April 29, 2012

Effie Baker – the first Australian woman to become a Baha’i; one of Australia’s foremost woman photographers; her photographs were chosen by the Guardian for inclusion in Nabil’s narrative, ‘The Dawn-Breakers’

Euphemia Eleanor Baker was born the eldest of 11 children to parents John and Margaret, on March 25, 1880, at Goldsborough. Some of her grandparents had arrived in Australia in the great migrations of the 19th century. Her father’s father, Captain Henry Evans Baker, was born at White Hills, Kent, in England, in 1816, and had moved to New York. Captaining a sea-collier, Henry Baker was in the port of Melbourne in 1852 when gold fever struck his crew. The prospect of making one’s fortune on the gold fields was so enticing that Captain Baker could not find enough men willing to leave Melbourne, and thus form a new crew. He solved his dilemma by selling his boat and joining the rush to inland Victoria.


The captain was thick-set, dark-complexioned, portly and jolly in appearance. He was inventive and technically minded, and on the voyage to Australia had even constructed a dynamo to light his cabin. He is reported to have constructed in 1855 the first Chilean Mill on the Bendigo gold fields -- a system in which a horse pulled a stone wheel in a circular motion in order to crush rock in the quest for gold. He had an interest in astronomy, and won a silver medal in a Melbourne exhibition of 1873. He achieved some fame when he was selected to re-polish the mirror of the great Cassegrain telescope at the Melbourne observatory. In 1886 a telescope made by Captain Baker for the newly opened Oddie Observatory at Ballarat was used for the first time.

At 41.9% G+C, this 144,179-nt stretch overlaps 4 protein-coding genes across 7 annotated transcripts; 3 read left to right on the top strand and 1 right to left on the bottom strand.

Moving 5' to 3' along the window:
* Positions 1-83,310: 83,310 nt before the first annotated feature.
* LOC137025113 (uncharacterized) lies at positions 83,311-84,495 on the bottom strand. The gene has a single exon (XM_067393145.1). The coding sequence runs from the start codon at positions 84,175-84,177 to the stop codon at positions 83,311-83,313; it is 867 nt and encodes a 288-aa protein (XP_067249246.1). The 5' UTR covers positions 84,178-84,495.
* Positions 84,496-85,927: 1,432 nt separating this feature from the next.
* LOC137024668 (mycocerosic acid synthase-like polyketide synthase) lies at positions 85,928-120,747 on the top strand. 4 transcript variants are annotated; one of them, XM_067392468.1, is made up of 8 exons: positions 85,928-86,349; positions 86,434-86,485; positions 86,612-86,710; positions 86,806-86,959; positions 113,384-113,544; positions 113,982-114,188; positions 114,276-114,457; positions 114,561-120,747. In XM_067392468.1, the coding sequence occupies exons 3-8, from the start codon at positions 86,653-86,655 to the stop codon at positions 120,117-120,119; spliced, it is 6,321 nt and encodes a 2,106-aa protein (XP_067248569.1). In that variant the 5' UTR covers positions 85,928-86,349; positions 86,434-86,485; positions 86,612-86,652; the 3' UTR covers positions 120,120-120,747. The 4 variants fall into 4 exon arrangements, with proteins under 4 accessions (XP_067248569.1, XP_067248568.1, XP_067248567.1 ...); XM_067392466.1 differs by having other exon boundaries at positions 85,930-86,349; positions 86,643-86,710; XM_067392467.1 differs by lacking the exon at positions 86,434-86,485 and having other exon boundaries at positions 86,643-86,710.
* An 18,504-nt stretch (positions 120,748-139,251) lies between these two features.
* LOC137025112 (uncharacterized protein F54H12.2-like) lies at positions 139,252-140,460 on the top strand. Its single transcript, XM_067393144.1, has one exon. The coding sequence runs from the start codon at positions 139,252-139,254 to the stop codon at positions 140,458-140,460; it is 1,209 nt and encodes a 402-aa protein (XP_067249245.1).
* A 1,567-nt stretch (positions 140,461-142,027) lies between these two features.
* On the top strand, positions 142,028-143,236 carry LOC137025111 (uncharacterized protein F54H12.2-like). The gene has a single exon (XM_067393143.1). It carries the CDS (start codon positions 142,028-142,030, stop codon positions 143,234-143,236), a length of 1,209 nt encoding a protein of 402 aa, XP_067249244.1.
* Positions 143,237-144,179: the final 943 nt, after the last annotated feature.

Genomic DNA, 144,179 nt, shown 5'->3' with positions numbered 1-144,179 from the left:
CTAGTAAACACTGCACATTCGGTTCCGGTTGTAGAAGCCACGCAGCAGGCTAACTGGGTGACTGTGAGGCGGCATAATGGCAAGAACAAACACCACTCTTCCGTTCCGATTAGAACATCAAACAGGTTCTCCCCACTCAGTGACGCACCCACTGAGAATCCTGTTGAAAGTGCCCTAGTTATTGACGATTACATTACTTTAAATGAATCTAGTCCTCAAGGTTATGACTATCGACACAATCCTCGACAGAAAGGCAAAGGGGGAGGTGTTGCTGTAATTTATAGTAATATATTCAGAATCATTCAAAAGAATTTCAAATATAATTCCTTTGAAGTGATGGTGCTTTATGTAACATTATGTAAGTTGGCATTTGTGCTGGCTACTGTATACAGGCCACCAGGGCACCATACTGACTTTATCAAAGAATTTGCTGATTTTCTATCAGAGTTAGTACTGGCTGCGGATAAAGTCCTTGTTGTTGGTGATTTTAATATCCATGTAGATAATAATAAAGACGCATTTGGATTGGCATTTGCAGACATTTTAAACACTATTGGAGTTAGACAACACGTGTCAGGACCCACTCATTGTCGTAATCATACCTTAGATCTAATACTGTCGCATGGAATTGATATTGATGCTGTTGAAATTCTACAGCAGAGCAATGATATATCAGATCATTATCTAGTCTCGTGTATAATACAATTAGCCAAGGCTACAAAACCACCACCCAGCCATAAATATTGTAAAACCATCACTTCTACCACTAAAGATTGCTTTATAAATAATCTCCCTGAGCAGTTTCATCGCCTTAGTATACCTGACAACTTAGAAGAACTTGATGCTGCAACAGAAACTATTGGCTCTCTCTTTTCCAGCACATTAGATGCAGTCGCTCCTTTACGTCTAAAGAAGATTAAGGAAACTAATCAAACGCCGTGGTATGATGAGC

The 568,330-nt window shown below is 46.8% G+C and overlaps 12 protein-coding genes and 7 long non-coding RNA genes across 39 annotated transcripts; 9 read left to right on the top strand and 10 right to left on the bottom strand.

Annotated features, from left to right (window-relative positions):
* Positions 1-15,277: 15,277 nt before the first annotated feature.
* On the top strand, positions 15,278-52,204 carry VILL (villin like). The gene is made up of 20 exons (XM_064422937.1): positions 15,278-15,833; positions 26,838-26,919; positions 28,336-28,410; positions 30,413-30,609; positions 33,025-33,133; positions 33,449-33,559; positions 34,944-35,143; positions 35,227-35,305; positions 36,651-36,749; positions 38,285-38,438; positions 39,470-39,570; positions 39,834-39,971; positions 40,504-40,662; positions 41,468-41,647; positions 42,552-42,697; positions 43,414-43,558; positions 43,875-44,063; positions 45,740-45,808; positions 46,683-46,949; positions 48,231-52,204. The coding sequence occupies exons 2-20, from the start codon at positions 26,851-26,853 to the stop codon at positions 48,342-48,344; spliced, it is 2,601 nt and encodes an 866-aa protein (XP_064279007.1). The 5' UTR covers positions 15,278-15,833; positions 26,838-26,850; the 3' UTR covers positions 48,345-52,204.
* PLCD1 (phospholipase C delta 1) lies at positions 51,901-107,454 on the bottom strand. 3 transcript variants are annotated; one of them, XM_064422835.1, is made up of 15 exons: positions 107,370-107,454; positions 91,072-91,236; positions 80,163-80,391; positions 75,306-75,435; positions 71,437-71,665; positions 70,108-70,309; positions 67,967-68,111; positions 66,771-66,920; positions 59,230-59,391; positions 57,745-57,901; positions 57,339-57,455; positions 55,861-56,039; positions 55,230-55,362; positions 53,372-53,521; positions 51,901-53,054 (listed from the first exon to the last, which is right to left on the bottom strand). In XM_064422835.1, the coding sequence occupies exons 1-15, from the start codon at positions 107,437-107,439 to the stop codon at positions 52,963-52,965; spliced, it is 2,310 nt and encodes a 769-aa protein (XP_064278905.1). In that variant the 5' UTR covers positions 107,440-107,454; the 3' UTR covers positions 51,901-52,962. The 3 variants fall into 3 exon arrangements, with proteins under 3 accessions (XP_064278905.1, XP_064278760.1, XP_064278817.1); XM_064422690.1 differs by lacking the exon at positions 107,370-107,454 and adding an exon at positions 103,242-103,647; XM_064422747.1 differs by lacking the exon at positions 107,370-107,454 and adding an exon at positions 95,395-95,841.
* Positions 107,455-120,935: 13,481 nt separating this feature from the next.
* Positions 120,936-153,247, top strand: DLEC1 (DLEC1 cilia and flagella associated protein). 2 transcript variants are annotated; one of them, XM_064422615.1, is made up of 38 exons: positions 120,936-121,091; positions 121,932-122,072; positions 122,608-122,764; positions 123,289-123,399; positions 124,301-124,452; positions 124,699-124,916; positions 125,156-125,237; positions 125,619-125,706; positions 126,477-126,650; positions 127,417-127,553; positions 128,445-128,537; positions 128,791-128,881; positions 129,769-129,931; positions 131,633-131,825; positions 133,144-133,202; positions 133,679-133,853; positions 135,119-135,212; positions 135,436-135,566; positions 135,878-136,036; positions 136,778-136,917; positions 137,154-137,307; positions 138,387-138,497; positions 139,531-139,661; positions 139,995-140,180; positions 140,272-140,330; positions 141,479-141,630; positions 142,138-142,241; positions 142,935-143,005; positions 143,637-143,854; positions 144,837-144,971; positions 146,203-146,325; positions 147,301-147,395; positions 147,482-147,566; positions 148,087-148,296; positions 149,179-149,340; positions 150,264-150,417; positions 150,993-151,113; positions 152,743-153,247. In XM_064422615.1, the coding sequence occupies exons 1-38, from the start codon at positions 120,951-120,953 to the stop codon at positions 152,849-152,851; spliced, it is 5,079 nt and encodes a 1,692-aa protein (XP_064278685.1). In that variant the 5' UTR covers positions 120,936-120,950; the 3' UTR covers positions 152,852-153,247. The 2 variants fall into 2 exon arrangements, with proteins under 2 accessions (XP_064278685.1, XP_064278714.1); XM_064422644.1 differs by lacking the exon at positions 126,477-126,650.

Captain Baker’s wife, Euphemia McLeash, came from Cooper Angus in Scotland, although the two were married in New York. A brother, William McLeash, went into partnership with Captain Baker on the gold fields. Captain Baker and his partners, Robert Dodd, William McLeash and Samuel Crozier, discovered and opened Bealiba Reef (the Queen’s Birthday Reef), taking a lease on the last day of 1863. They soon created a 4 horsepower engine on the site and the first crushing yielded 77 ounces of gold. At this time, the Bakers were probably squatting in a calico house next to the mine.

Another reef, the Goldsborough, was discovered in 1865, and Captain Baker bought a house near it in 1868. Goldsborough had only been established in 1854, and grew to be a thriving town of 70,000 people. But these were living mostly in semi-permanent calico huts, the prospectors shifting with the rumors of new gold fields. The streets were named “Pick,” “Shovel,” “Windlass” and the like, emphasizing the town’s functional nature.

Childhood and Youth